Senior living has been among the fastest-growing industries in the U.S., and with the baby boomer generation thinking about its future, we wanted to find out the state of this market today and how the face of the space is evolving. We spoke to the experts at THOMCO: Greg Thompson, Chairman and CEO, and Monica Clark, Senior Vice President – Child Care, Health Care, and Social Service, who shared their insights about the industry and how they’re serving this dynamic sector.
THOMCO, headquartered in Kennesaw, Georgia, is a program administrator that offers 25 national target programs. Greg founded the company in the late 1970s after working for Marsh and McLennan. Monica has been with the firm for 20 years and worked for Travelers and Prudential prior to joining THOMCO.
THOMCO has been offering its Senior Living program for 15 years. The program is available on a national basis, and offers all lines of coverages, with the exception of D&O and EPLI.
Annie George (AG): Give us a little background on how you entered this space.
Greg Thompson (GT): “We got into the industry quite deliberately. We like to identify industries with a growth pattern from which we can benefit and learn. In the 1990s we looked at both the demographic and social trends that would affect senior living. You have two-career families unable to take care of their parents when they could no longer care for themselves. A parent would either have to stay in a residential facility because both offspring were working, or alternatively hire home health care. We identified that the combination of two-career families and the demographic bubble – the baby boomers aging – would result in senior living being one of the fastest-growing industries in America in the next 20 years. We wanted to be a player in this field. And true to form it has grown quite a bit and will continue to do so.”
Monica Clark (MC): “Our appetite is Independent Living, Assisted Living, Alzheimer’s Care, and Continuing Care Retirement Community (CCRC) – a campus-style setting where you have independent living, assisted living, and senior living all in one location. CCRCs revolve around the concept of aging in place, where someone comes to live at an independent living facility, progresses to assisted living, and eventually moves to skilled care as needed.”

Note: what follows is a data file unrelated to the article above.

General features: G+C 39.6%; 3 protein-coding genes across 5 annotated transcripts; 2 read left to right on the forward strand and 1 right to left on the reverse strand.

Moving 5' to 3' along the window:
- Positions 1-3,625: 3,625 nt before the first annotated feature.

AG: What changes are you seeing in the industry?
MC: “Ten years ago you saw significant growth and construction in the industry. This has subsided somewhat due to the economy and lending issues. But we do anticipate that lending will open a little bit more, and as the senior living population increases the demand for new communities will increase accordingly.
“Also, in the past we saw seniors decide at a slightly earlier age to move into independent living before they had a need for assistance with activities of daily living such as grooming, eating, bathing, and ambulating. Since seniors have had a difficult time selling their home or selling it at the price they need, we don't see occupancy as high in independent living as we do in assisted living. What we're finding now is that people are moving into senior living on a need-to basis because the seniors need assistance with their activities of daily living.”
GT: “People are also working longer and going into senior living later in life, creating wealth to pay for the associated expenses. You’re also seeing people making more renovations at their homes to accommodate senior living needs. At some point, though, you can no longer live at home without the right staff such as home health care, and you move into assisted living.
“This increase in assisted living is putting pressure on the senior living industry. You’re getting more infirmed people, and the more debilitated your population is the more likely you’ll have claims. Most of these claims come from falls, and you have many more of these falls occurring in assisted living facilities than independent living.